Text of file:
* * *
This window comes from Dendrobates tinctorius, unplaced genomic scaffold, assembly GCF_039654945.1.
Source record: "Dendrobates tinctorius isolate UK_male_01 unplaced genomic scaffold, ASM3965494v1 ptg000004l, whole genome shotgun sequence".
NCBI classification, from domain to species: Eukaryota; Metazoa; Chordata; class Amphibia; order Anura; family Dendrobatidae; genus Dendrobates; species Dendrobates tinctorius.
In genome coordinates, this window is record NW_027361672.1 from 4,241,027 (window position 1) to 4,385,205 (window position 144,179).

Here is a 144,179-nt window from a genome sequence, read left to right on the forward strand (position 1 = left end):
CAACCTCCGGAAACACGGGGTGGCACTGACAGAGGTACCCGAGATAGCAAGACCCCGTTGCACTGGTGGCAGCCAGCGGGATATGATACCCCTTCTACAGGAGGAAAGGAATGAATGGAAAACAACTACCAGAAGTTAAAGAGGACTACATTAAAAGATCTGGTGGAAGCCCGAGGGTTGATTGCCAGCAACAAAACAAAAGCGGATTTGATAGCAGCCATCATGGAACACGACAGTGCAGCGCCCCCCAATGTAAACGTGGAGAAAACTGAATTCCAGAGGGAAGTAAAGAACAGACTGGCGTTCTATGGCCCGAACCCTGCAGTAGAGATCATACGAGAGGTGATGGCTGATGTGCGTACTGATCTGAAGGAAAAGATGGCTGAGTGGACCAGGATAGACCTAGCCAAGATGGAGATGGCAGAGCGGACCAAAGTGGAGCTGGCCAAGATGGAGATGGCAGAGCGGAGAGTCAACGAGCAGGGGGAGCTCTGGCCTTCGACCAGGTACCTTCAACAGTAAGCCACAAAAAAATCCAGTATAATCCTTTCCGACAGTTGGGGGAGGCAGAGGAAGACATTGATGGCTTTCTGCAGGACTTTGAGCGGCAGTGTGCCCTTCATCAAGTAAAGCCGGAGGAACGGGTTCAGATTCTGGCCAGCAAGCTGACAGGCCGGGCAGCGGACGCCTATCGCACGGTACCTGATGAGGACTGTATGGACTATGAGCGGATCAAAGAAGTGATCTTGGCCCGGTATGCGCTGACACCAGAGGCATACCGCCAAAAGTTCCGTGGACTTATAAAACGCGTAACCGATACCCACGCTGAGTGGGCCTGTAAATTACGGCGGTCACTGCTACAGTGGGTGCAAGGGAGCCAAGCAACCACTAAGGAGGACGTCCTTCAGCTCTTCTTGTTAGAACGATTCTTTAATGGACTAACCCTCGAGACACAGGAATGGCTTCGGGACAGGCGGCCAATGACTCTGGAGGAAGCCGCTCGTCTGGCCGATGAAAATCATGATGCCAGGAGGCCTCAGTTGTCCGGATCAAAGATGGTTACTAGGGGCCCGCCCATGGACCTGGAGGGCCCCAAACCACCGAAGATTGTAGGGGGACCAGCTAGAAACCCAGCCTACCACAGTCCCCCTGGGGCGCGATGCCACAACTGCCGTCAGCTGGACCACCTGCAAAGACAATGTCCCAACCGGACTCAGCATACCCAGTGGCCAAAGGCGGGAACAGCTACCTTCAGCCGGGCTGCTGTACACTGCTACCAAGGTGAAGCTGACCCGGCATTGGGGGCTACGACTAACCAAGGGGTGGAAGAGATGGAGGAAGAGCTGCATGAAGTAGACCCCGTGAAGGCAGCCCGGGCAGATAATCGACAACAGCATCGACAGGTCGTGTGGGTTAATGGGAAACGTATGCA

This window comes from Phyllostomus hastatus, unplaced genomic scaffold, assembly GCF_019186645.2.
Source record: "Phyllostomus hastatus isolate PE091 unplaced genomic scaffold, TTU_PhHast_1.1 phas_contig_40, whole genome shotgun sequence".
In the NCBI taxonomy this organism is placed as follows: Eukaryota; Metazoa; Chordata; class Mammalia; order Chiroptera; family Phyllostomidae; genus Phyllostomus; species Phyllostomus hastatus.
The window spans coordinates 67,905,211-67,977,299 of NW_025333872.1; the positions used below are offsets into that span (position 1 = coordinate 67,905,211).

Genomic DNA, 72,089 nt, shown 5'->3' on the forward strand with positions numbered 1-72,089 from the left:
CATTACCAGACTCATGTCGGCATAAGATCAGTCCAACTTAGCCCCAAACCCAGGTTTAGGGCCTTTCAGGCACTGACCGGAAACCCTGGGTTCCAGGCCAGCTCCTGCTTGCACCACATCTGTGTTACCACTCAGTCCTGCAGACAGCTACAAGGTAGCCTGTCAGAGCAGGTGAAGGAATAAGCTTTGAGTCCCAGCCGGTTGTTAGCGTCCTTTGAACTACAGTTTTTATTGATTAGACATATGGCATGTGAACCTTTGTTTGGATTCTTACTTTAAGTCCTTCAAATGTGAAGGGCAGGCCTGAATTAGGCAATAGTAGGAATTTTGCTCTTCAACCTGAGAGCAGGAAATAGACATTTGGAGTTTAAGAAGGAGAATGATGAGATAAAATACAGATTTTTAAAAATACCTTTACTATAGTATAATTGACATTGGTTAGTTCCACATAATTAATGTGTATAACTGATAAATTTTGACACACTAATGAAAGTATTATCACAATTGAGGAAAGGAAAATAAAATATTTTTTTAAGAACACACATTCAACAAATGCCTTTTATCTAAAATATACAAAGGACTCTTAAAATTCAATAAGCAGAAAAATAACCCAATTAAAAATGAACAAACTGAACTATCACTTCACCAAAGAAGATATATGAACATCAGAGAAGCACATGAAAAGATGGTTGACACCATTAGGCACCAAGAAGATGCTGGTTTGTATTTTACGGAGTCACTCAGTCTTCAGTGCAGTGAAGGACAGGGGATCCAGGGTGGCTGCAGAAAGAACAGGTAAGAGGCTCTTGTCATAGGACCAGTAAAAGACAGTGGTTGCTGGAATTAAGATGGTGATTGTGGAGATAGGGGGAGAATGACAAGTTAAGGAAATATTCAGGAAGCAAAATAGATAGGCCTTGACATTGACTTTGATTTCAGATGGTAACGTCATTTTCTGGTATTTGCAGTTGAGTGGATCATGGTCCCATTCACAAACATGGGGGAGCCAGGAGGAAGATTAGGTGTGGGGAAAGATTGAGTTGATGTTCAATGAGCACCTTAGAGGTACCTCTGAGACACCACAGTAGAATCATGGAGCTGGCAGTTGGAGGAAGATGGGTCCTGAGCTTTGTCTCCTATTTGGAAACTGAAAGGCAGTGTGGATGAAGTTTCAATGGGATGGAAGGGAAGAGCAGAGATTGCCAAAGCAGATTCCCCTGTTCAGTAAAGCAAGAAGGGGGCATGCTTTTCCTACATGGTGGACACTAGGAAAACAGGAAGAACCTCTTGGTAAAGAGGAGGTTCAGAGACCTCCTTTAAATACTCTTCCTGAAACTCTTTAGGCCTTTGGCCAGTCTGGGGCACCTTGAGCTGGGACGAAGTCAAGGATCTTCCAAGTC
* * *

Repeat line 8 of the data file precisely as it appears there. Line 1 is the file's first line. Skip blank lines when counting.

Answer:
Source record: "Phyllostomus hastatus isolate PE091 unplaced genomic scaffold, TTU_PhHast_1.1 phas_contig_40, whole genome shotgun sequence".